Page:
Pauly has not issued a formal apology for her statements. She has condemned the speech of the “fringe” group outside of the charity meeting later on in the night, according to the Orange County Register.

The Daily Pilot reported that she was referring to two controversial keynote speakers who were invited to the charity event, not to all the Muslims who were assembled there. But she chose not to mention their names at the time because, she said, part of her was afraid.

According to the Los Angeles Times, Pauly called the protest against her statements outside of the Villa Park City Council meeting on March 22 “an act of terrorism.”

Demonstrators gather to protest Councilwoman Pauly

The protesters consisted of a diverse crowd of mostly Orange County residents. Some were more vocal and others watched as the two opposing groups exchanged heated words. Critics of Pauly, among other slogans, shouted “Racists go home!” while her supporters shouted “No Sharia Law!”

The City Council public comment session extended to over two hours. Many speakers condemned her statements and some demanded her resignation. Others defended Pauly saying that she was exercising her right of free speech.

Meanwhile, outside of the City Council chambers, Pauly supporters mocked the protesters, blasted horns with ear-piercing sirens in a seemingly attempt to drown out the rally chants. Protesters fought back with louder chants.

Noor Aljawad is 19-year-old University of Santa Barbara student who is from Mission Viejo. She attended the protest to show her resentment for Pauly’s remarks. She said she was appalled at the counter-protesters claims that Sharia Law could be imposed in the United States.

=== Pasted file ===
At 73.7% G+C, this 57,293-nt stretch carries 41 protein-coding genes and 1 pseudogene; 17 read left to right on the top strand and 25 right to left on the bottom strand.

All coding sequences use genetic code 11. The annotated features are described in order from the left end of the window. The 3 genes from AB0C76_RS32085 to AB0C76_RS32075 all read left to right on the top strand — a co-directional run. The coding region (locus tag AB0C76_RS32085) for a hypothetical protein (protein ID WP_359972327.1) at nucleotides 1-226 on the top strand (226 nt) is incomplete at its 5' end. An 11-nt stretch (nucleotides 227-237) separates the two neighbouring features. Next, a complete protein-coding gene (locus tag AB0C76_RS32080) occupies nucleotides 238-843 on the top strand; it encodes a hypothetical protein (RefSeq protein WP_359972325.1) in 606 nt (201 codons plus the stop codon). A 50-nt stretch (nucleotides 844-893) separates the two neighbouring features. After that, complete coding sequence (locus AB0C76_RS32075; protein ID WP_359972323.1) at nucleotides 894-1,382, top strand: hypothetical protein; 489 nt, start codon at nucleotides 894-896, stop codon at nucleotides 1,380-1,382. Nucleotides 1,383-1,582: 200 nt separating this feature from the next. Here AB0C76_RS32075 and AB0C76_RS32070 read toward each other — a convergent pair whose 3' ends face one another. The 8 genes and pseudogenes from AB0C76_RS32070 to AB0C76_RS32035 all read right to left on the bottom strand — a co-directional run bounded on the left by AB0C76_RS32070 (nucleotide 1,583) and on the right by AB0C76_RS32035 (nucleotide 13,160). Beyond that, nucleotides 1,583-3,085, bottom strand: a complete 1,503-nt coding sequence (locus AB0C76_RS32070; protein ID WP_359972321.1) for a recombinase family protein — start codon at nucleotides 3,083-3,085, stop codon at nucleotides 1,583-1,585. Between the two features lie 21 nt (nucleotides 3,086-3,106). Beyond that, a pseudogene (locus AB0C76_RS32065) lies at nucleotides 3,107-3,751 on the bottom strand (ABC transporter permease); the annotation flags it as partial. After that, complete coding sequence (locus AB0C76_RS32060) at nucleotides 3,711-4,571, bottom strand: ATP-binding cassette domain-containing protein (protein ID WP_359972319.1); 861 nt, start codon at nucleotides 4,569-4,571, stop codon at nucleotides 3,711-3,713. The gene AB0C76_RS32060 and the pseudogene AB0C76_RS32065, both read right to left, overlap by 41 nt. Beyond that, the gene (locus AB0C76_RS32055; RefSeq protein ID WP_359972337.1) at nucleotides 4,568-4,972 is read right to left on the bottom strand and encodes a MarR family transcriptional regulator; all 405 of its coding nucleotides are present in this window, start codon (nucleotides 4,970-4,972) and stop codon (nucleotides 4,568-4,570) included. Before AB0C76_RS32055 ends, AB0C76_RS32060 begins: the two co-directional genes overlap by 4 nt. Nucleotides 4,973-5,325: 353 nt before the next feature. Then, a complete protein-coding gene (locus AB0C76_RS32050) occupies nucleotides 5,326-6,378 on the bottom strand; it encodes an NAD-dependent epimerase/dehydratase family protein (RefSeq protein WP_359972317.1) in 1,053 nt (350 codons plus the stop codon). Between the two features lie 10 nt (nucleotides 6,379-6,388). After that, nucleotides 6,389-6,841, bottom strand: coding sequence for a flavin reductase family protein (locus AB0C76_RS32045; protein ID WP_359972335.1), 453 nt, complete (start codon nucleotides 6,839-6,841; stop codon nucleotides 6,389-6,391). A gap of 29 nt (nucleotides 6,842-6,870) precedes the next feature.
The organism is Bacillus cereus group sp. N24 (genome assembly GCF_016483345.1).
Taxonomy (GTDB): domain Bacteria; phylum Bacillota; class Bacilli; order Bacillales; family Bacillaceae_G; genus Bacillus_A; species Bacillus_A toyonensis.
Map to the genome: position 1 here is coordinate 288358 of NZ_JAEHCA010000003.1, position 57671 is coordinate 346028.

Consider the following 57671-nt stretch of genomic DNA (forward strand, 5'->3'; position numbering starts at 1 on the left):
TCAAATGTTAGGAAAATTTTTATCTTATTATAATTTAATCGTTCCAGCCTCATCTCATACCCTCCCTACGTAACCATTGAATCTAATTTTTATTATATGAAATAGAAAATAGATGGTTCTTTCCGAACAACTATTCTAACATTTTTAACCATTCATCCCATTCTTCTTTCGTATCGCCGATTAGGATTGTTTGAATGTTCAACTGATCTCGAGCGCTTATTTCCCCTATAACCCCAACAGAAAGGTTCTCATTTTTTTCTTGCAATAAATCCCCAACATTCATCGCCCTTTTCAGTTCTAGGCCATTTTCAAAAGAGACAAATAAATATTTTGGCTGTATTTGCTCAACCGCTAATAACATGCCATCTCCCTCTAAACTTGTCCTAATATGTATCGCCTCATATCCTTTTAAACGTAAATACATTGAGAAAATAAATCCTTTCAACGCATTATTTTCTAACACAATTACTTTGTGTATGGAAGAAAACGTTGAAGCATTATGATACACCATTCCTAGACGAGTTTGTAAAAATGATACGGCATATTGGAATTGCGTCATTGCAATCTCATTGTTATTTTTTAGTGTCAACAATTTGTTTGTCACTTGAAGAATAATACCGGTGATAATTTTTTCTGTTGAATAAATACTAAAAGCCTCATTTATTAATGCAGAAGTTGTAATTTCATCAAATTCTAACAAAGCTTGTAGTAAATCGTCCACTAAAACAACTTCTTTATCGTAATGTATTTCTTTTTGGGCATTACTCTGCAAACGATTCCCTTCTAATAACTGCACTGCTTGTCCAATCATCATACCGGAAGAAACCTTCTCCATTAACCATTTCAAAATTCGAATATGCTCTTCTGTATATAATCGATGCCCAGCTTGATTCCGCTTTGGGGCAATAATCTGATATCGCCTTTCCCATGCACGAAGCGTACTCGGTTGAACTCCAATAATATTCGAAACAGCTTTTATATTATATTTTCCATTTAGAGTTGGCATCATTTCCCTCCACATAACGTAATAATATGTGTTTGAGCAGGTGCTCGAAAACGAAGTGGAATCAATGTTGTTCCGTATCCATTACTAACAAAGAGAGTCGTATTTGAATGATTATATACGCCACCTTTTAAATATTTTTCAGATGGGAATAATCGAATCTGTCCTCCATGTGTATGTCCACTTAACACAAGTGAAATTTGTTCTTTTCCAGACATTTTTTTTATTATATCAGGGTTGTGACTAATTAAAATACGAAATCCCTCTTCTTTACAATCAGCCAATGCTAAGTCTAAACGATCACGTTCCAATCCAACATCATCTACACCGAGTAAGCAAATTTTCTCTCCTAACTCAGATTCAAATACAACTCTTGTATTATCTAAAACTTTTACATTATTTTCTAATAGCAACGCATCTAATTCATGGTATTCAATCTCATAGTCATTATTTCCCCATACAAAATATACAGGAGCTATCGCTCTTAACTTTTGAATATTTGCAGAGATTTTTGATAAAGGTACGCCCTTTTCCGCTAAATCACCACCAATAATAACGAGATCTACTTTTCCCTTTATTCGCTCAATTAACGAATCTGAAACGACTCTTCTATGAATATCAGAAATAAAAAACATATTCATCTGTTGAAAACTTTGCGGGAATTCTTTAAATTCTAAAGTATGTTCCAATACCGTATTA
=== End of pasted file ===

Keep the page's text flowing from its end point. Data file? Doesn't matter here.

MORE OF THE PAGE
“There are so many different types of Sharia Law and some are more patriarchal than others,” Aljawad said. “Just because someone is Muslim in America does not mean they agree with the political laws put into place in other countries.”

Even though Pauly claims her statements were made out of context, she said, there were obvious racial undertones to her words and the rally in general.

Aljawad said attendees of the charity meeting included women and children with no ties to terrorism.

“Whether or not the rally was not directed towards them, they felt the stigma,” she said.

Protesters have a showdown with Pauly supporters

Mission Viejo resident Husam Seraffi attended the protest in front of the Villa Park City Hall to show his disapproval of the Feb. 13 rally. He said Pauly and her supporters appear to be uninterested in engaging a dialogue with the Muslim community. As a result, their intentions are not clearly defined.

“The rally created mass generalizations,” he said. “There seemed to be an overall antagonistic view towards Muslims.”

Seraffi said he feels Pauly’s statements, regardless who they were directed to, insinuated a random act of violence.

Marti Potter, an assistant Track/Cross Country Coach at Villa Park High School, has lived in Villa Park and known Pauly for 14 years. She said she came out to the demonstration to protest Pauly’s role in the community.

“Deborah Pauly is crazy,” she said. “She loves stirring the pot and getting a rise out of people. This is her mess and now she has to clean it up.”

Potter said during the course of over a decade since she has known Pauly, she thinks Pauly is not the best role model for children in the community.

“She is not representative of the kids I coach, my neighbors or our city,” she said. “We are all very diverse and tolerant. The next generation needs to know she is trying to speak for them and it is not right.”

Watch the video below to see footage from the March 22 protest in front of the Villa Park City Hall:

Read the full text of Deborah Pauly’s speech here:,_Feb._13_YL_Rally_.pdf

An ABC news clip of the charity meeting and rally can be viewed here:

The video that CAIR released, containing an excerpt of Pauly’s speech, can be viewed here: